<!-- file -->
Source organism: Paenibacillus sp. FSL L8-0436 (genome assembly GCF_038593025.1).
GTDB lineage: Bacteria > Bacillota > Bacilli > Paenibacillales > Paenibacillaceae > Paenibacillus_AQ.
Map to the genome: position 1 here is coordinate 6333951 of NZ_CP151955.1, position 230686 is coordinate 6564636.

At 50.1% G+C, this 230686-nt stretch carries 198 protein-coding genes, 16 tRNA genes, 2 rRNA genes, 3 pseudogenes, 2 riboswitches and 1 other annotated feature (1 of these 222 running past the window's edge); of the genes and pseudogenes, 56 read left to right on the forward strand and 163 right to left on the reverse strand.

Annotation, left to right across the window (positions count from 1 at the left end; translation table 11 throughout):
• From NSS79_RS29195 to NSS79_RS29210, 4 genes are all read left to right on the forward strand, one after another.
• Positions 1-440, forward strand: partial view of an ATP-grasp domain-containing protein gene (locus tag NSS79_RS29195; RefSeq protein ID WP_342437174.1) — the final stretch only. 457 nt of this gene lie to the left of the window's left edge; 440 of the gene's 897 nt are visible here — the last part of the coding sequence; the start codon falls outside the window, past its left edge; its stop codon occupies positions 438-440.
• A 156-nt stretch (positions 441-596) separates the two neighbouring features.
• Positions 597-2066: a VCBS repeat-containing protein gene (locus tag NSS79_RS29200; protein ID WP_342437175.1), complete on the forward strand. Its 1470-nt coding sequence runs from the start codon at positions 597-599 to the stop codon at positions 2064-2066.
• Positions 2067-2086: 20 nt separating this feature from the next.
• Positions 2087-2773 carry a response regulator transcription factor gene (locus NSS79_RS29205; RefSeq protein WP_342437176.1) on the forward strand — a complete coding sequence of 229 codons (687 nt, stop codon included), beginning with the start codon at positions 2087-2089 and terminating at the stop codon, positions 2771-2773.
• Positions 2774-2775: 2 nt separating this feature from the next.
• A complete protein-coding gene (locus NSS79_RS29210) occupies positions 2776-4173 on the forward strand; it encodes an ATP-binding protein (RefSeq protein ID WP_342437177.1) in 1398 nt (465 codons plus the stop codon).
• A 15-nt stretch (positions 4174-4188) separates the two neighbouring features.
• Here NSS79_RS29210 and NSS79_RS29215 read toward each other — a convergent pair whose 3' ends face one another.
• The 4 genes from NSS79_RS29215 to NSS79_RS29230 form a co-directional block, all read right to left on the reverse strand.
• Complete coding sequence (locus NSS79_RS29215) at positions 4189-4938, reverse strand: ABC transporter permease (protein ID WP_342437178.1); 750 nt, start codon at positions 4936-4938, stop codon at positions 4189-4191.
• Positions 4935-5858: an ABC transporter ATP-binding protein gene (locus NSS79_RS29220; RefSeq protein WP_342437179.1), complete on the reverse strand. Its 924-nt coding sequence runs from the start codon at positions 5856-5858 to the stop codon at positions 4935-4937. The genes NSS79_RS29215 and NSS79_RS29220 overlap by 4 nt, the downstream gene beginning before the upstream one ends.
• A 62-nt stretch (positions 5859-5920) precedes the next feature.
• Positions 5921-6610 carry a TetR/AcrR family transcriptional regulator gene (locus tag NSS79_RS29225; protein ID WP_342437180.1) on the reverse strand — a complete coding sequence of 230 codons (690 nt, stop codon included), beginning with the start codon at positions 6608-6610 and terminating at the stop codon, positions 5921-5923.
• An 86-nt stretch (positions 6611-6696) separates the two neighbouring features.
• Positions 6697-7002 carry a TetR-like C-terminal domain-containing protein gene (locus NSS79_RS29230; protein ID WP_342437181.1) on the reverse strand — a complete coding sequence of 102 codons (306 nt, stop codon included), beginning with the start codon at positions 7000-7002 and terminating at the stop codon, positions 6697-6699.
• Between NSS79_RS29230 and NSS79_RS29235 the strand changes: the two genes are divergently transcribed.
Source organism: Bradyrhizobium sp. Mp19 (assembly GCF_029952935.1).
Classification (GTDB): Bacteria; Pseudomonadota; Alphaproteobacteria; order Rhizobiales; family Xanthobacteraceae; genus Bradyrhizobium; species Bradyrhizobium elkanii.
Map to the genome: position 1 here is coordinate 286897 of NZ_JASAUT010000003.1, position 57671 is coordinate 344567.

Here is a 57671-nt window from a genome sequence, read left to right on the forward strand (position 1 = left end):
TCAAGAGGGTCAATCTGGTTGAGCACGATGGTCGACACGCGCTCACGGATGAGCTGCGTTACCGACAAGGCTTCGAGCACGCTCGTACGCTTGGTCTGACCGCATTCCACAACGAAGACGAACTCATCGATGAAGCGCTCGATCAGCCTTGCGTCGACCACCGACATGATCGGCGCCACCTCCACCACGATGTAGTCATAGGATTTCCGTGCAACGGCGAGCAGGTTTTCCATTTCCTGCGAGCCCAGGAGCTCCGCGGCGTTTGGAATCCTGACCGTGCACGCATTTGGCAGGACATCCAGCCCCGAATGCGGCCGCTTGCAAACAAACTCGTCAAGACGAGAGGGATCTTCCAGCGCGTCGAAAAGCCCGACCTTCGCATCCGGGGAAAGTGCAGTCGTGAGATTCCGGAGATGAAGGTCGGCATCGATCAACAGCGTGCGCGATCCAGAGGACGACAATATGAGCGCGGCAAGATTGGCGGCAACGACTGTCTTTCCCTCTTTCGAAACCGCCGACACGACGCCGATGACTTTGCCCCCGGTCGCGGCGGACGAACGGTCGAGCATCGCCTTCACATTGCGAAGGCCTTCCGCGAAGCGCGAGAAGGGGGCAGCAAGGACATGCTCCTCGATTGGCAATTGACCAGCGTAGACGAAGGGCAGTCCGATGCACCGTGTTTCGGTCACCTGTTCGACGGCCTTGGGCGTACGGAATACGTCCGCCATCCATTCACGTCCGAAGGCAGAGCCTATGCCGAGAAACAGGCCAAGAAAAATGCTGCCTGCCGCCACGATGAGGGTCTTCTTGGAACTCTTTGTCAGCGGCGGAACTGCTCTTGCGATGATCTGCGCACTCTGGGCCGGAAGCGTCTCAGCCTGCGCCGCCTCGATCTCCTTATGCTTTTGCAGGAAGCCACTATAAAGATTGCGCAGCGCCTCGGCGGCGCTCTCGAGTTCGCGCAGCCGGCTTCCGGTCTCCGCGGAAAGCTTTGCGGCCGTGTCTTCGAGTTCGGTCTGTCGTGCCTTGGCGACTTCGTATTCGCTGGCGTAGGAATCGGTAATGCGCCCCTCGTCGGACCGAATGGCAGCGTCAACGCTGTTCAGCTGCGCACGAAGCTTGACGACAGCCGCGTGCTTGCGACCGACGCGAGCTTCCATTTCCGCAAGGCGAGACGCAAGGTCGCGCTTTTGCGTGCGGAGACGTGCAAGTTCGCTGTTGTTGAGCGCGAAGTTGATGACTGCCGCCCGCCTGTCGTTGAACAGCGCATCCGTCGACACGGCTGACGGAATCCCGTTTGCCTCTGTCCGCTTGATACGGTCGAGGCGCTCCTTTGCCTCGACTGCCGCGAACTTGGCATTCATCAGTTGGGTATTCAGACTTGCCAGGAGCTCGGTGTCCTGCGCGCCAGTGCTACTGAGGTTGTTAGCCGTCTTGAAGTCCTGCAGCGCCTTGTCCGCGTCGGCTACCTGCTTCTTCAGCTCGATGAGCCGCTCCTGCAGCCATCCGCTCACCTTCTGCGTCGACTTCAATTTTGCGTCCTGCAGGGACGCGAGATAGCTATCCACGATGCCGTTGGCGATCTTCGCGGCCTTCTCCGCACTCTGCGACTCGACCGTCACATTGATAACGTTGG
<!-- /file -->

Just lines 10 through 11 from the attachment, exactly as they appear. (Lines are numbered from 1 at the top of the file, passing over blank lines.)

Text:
• Positions 2067-2086: 20 nt separating this feature from the next.
• Positions 2087-2773 carry a response regulator transcription factor gene (locus NSS79_RS29205; RefSeq protein WP_342437176.1) on the forward strand — a complete coding sequence of 229 codons (687 nt, stop codon included), beginning with the start codon at positions 2087-2089 and terminating at the stop codon, positions 2771-2773.